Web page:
Merchant of Venice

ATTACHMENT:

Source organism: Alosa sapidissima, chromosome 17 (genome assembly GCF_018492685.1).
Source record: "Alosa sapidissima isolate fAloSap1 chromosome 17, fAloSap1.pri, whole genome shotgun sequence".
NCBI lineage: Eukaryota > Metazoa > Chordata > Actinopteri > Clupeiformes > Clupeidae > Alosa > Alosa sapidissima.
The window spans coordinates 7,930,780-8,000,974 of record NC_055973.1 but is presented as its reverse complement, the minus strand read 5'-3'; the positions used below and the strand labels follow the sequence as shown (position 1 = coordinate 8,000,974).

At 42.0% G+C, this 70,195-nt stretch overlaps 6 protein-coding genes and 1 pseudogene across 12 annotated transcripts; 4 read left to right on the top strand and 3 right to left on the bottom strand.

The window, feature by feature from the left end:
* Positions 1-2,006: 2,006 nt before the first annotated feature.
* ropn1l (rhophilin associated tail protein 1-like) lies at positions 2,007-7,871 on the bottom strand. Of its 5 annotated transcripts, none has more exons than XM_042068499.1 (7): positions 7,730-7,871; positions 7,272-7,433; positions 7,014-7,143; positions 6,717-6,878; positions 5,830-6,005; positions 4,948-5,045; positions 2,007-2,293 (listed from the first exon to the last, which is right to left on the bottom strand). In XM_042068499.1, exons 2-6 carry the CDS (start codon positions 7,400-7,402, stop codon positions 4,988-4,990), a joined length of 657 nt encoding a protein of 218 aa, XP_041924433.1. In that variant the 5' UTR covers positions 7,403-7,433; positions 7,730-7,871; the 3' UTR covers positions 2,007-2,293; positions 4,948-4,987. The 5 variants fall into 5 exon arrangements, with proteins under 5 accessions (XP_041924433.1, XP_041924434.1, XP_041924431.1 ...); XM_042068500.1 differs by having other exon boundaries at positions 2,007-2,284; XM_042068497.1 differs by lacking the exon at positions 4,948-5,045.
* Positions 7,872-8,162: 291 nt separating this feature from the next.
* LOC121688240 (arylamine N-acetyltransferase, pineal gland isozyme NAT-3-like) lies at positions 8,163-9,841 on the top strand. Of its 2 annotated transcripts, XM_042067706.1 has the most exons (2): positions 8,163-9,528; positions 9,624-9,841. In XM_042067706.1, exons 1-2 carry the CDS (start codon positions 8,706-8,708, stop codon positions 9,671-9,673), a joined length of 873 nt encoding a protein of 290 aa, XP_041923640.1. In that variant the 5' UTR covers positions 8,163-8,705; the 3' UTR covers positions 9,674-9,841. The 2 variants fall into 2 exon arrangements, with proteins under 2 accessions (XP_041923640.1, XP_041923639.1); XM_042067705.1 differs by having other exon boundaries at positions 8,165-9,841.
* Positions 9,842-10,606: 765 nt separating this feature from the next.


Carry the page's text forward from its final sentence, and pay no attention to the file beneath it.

Plot Overview Antonio, a Venetian merchant, complains to his friends of a melancholy that he cannot explain. His friend Bassanio is desperately in need of money to court Portia, a wealthy heiress who lives in the city of Belmont. Bassanio asks Antonio for a loan in order to travel in style to Portia’s estate. Antonio agrees, but is unable to make the loan himself because his own money is all invested in a number of trade ships that are still at sea. Antonio suggests that Bassanio secure the loan from one of the city’s moneylenders and name Antonio as the loan’s guarantor. In Belmont, Portia expresses sadness over the terms of her father’s will, which stipulates that she must marry the man who correctly chooses one of three caskets. None of Portia’s current suitors are to her liking, and she and her lady-in-waiting, Nerissa, fondly remember a visit paid some time before by Bassanio.In Venice, Antonio and Bassanio approach Shylock, a Jewish moneylender, for a loan. Shylock nurses a long-standing grudge against Antonio, who has made a habit of berating Shylock and other Jews for their usury, the practice of loaning money at exorbitant rates of interest, and who undermines their business by offering interest-free loans. Although Antonio refuses to apologize for his behavior, Shylock acts agreeably and offers to lend Bassanio three thousand ducats with no interest. Shylock adds, however, that should the loan go unpaid, Shylock will be entitled to a pound of Antonio’s own flesh. Despite Bassanio’s warnings, Antonio agrees. In Shylock’s own household, his servant Launcelot decides to leave Shylock’s service to work for Bassanio, and Shylock’s daughter Jessica schemes to elope with Antonio’s friend Lorenzo. That night, the streets of Venice fill up with revelers, and Jessica escapes with Lorenzo by dressing as his page. After a night of celebration, Bassanio and his friend Gratiano leave for Belmont, where Bassanio intends to win Portia’s hand.In Belmont, Portia welcomes the prince of Morocco, who has come in an attempt to choose the right casket to marry her. The prince studies the inscriptions on the three caskets and chooses the gold one, which proves to be an incorrect choice. In Venice, Shylock is furious to find that his daughter has run away, but rejoices in the fact that Antonio’s ships are rumored to have been wrecked and that he will soon be able to claim his debt. In Belmont, the prince of Arragon also visits Portia. He, too, studies the caskets carefully, but he picks the silver one, which is also incorrect. Bassanio arrives at Portia’s estate, and they declare their love for one another. Despite Portia’s request that he wait before choosing, Bassanio immediately picks the correct casket, which is made of lead. He and Portia rejoice, and Gratiano confesses that he has fallen in love with Nerissa. The couples decide on a double wedding. Portia gives Bassanio a ring as a token of love, and makes him swear that under no circumstances will he part with it. They are joined, unexpectedly, by Lorenzo and Jessica. The celebration, however, is cut short by the news that Antonio has indeed lost his ships, and that he has forfeited his bond to Shylock. Bassanio and Gratiano immediately travel to Venice to try and save Antonio’s life. After they leave, Portia tells Nerissa that they will go to Venice disguised as men.Shylock ignores the many pleas to spare Antonio’s life, and a trial is called to decide the matter. The duke of Venice, who presides over the trial, announces that he has sent for a legal expert, who turns out to be Portia disguised as a young man of law. Portia asks Shylock to show mercy, but he remains inflexible and insists the pound of flesh is rightfully his. Bassanio offers Shylock twice the money due him, but Shylock insists on collecting the bond as it is written. Portia examines the contract and, finding it legally binding, declares that Shylock is entitled to the merchant’s flesh. Shylock ecstatically praises her wisdom, but as he is on the verge of collecting his due, Portia reminds him that he must do so without causing Antonio to bleed, as the contract does not entitle him to any blood. Trapped by this logic, Shylock hastily agrees to take Bassanio’s money instead, but Portia insists that Shylock take his bond as written, or nothing at all. Portia informs Shylock that he is guilty of conspiring against the life of a Venetian citizen, which means he must turn over half of his property to the state and the other half to Antonio. The duke spares Shylock’s life and takes a fine instead of Shylock’s property. Antonio also forgoes his half of Shylock’s wealth on two conditions: first, Shylock must convert to Christianity, and second, he must will the entirety of his estate to Lorenzo and Jessica upon his death. Shylock agrees and takes his leave.Bassanio, who does not see through Portia’s disguise, showers the young law clerk with thanks, and is eventually pressured into giving Portia the ring with which he promised never to part. Gratiano gives Nerissa, who is disguised as Portia’s clerk, his ring. The two women return to Belmont, where they find Lorenzo and Jessica declaring their love to each other under the moonlight. When Bassanio and Gratiano arrive the next day, their wives accuse them of faithlessly giving their rings to other women. Before the deception goes too far, however, Portia reveals that she was, in fact, the law clerk, and both she and Nerissa reconcile with their husbands. Lorenzo and Jessica are pleased to learn of their inheritance from Shylock, and the joyful news arrives that Antonio’s ships have in fact made it back safely. The group celebrates its good fortune.